Randomised controlled trial of a behaviour change physiotherapy intervention to increase physical activity following hip and knee replacement: the PEP-TALK trial

Toby Smith, Scott Parsons, Alex Ooms, Susan Dutton, Bethany Fordham, Angela Garrett, Caroline Hing, Sallie Lamb

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Abstract

OBJECTIVE: To test the effectiveness of a behaviour change physiotherapy intervention to increase physical activity compared with usual rehabilitation after Total Hip Replacement (THR) or Total Knee Replacement (TKR).

DESIGN: Multicentre, pragmatic, two-arm, open, randomised controlled, superiority trial

SETTING National Health Service providers in nine English hospitals.

PARTICIPANTS: 224 individuals aged >18 years, undergoing a primary THR or TKR deemed “moderately inactive” or “inactive”.

INTERVENTION: Participants received either six, 30-minute, weekly, group-based exercise sessions (usual care), or the same six-weekly, group-based, exercise sessions each preceded by a 30-minute cognitive behaviour discussion group aimed at challenging barriers to physical inactivity following surgery (experimental).

RANDOMISATION & BLINDING: Initial 75 participants were randomised 1:1 before changing the allocation ratio to 2:1 (experimental:usual care). Allocation was based on minimisation, stratifying on comorbidities, operation type and hospital. There was no blinding.

MAIN OUTCOME MEASURES: Primary: UCLA Activity Score at 12 months. Secondary: six and 12 month assessed function, pain, self-efficacy, kinesiophobia, psychological distress and quality of life.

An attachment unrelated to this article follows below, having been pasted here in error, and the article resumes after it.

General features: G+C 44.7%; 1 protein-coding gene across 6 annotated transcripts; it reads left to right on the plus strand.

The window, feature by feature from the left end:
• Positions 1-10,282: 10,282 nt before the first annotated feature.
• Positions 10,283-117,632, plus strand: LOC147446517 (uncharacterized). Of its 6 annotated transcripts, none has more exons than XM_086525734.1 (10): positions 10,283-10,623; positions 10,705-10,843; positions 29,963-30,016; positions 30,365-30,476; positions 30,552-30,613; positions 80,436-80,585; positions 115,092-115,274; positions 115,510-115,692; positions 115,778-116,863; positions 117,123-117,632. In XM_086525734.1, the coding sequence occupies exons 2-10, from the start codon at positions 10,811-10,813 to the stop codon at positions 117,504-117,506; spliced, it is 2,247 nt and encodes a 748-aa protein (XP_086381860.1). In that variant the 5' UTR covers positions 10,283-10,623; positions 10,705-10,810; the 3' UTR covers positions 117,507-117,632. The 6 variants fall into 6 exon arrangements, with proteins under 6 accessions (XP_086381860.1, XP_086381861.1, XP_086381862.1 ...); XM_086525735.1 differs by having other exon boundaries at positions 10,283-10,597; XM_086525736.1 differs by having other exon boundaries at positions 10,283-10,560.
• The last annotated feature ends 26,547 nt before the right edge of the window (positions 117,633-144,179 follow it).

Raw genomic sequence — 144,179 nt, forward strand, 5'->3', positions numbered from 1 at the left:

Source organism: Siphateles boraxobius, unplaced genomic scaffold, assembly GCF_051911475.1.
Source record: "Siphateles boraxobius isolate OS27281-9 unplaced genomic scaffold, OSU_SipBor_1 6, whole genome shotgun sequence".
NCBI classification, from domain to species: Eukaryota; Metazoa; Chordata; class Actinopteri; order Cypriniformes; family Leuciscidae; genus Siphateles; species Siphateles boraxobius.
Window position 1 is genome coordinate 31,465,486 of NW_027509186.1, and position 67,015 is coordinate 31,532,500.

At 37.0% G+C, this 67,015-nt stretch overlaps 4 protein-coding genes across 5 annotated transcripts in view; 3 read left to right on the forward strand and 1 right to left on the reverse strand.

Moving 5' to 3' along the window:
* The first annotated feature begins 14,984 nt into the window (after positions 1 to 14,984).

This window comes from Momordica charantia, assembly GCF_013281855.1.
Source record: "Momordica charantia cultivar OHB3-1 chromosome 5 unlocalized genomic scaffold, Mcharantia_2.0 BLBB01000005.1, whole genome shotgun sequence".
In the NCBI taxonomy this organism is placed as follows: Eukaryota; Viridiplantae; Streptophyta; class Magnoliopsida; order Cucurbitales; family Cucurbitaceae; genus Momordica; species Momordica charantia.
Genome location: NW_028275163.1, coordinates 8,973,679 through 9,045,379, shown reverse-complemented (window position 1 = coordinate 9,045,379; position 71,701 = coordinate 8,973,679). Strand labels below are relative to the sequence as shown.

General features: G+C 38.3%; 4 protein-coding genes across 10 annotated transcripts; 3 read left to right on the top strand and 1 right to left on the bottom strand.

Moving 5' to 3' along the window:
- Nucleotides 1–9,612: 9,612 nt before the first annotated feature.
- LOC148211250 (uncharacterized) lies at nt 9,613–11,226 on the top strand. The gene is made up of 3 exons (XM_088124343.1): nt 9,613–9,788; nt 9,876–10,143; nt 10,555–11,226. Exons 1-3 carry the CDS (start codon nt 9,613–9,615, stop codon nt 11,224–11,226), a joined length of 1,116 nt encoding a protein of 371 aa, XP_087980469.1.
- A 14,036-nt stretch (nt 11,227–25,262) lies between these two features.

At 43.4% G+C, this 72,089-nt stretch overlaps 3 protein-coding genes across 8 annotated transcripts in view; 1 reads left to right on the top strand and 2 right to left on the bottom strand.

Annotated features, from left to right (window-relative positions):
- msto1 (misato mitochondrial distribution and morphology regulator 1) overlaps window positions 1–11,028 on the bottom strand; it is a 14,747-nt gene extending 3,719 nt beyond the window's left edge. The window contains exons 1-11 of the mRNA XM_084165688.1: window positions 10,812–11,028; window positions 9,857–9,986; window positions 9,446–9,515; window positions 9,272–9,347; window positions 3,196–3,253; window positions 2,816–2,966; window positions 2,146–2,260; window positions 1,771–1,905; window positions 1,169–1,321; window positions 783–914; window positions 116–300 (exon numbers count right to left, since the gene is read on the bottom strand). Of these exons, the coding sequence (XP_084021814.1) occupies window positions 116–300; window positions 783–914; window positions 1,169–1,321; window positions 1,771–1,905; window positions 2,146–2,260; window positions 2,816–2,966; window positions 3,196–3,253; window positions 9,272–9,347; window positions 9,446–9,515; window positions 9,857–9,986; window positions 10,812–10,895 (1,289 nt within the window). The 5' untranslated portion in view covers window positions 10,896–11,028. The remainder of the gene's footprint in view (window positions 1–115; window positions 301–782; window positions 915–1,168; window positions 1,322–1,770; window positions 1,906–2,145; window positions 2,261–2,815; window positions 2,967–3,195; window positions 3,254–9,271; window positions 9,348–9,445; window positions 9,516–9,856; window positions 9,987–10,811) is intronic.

RESULTS: Of the 1254 participants assessed for eligibility, 224 were included (139 experimental:85 usual care). Mean age was 68.4 years (standard deviation: 8.7), 63% were female, 52% underwent TKR. There was no between-group difference in UCLA score (mean difference: -0.03 (95% CI: -0.52 to 0.45, p=0.89)). There were no differences observed in any of the secondary outcomes at six or 12 months. There were no important adverse events in either group. The COVID-19 pandemic contributed to the reduced intended sample size (target 260) and reduced intervention compliance.

CONCLUSIONS: There is no evidence to suggest attending usual care physiotherapy sessions plus a group-based behaviour change intervention differs to attending usual care physiotherapy alone. As the trial could not reach its intended sample size, nor a proportion of participants receive their intended rehabilitation, this should be interpreted with caution.
Original languageEnglish
JournalBMJ Open
Publication statusAccepted/In press - 5 Apr 2022

Keywords

  • Arthroplasty
  • Osteoarthritis
  • Rehabilitation
  • Physical activity
  • Exercise
  • Cognitive behavioural

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